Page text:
Jessica Cromheecke, K. T. Nguyen, D. Huston
Current Allergy and Asthma Reports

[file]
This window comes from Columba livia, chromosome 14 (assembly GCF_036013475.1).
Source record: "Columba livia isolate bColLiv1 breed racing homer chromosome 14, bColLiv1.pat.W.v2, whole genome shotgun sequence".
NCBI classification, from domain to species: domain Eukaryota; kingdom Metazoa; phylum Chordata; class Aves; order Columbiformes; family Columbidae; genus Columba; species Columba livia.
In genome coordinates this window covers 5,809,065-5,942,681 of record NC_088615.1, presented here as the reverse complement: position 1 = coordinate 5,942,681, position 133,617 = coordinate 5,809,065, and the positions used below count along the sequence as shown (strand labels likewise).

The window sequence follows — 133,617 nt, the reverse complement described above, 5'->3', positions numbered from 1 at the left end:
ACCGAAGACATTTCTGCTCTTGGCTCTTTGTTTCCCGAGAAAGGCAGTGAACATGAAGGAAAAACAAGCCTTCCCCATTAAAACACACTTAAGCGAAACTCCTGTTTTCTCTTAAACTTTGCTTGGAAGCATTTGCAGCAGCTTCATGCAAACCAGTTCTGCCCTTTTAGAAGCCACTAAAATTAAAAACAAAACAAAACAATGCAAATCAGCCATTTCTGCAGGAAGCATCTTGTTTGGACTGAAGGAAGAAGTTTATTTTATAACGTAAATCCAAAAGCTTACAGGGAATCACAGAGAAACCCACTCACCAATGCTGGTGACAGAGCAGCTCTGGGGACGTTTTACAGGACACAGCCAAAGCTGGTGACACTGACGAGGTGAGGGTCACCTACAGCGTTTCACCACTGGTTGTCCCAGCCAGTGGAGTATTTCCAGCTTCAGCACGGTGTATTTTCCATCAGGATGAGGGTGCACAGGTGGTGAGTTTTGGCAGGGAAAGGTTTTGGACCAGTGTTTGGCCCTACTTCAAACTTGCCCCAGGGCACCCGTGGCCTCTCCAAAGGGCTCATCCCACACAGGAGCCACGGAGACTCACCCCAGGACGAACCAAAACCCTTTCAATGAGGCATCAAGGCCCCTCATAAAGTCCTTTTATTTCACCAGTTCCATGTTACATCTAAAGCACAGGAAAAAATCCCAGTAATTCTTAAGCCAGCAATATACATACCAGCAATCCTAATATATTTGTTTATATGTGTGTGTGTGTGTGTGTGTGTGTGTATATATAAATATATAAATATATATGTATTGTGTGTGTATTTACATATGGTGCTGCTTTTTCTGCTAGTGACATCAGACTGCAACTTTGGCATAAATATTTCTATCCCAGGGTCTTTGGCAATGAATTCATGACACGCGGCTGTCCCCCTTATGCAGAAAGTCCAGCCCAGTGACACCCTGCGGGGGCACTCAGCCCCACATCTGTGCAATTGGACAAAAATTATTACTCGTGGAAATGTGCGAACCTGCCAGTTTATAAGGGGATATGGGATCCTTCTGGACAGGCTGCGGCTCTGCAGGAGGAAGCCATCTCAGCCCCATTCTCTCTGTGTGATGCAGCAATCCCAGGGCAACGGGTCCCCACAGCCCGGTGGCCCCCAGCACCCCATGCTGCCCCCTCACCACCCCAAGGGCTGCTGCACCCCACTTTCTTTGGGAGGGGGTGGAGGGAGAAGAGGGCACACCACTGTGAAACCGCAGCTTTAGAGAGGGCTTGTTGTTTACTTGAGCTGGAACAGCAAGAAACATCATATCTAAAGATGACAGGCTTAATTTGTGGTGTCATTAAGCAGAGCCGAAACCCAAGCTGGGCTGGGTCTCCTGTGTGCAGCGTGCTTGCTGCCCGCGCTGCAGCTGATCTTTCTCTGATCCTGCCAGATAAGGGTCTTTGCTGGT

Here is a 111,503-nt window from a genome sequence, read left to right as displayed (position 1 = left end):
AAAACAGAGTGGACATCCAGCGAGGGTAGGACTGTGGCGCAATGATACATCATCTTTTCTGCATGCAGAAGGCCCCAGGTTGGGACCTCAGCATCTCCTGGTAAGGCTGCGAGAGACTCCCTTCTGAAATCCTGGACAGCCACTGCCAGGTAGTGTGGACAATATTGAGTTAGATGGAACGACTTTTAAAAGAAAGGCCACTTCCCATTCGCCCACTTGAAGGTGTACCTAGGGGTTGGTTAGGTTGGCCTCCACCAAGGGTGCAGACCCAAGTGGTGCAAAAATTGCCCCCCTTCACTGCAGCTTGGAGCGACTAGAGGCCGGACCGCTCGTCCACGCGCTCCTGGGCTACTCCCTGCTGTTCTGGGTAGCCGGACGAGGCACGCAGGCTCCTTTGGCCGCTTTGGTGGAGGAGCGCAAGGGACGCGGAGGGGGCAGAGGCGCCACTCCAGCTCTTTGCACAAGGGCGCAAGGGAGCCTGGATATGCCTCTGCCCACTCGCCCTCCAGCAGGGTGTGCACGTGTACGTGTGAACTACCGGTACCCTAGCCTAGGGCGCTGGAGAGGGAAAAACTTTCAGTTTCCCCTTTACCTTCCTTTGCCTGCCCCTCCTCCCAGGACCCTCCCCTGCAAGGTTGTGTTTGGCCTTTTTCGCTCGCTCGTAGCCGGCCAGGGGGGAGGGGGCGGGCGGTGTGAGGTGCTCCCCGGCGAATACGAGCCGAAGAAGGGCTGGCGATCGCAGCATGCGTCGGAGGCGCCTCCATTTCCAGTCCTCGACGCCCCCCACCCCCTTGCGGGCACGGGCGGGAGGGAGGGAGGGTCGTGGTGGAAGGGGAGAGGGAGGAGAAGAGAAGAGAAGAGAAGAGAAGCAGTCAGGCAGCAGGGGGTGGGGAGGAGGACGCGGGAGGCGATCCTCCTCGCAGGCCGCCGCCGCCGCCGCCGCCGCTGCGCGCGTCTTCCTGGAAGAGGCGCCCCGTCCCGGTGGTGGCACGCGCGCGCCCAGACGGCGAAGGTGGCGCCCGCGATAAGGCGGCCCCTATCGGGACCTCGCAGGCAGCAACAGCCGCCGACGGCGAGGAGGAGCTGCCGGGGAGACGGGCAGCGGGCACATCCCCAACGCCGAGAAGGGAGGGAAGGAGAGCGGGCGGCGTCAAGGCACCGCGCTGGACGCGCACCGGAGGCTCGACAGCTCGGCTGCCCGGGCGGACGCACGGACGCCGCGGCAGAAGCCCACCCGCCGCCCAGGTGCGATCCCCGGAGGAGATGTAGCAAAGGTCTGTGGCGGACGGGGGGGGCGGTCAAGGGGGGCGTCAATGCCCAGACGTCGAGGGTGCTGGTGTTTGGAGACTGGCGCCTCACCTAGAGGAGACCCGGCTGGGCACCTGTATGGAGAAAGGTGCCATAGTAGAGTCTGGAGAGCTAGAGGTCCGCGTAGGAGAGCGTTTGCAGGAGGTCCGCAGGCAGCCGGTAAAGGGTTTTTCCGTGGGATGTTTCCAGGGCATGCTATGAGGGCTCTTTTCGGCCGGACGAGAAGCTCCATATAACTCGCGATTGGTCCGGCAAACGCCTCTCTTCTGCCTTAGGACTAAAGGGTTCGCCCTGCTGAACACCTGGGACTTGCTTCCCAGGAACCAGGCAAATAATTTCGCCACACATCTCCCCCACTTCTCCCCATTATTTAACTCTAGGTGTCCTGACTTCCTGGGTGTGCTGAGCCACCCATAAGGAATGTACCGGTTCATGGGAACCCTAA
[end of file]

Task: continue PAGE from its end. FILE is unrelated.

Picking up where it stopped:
Basophils have emerged in recent years as a small but potent subpopulation of leukocytes capable of bridging innate and adaptive immunity. They can be activated through IgE-dependent and IgE-independent mechanisms to release preformed mediators and to produce Th2 cytokines. In addition to their role in protective immunity to helminths, basophils are major participants in allergic reactions as diverse as anaphylaxis and immediate hypersensitivity reactions, late-phase hypersensitivity reactions, and delayed hypersensitivity reactions. Additionally, basophils have been implicated in the pathophysiology of autoimmune diseases such as lupus nephritis and rheumatoid arthritis, and the modulation of immune responses to bacterial infections, as well as being a feature of myelogenous leukemias. Distinct signals for activation, degranulation, transendothelial migration, and immune regulation are being defined, and demonstrate the important role of basophils in promoting a Th2 microenvironment. These mechanistic insights are driving innovative approaches for diagnostic testing and therapeutic targeting of basophils.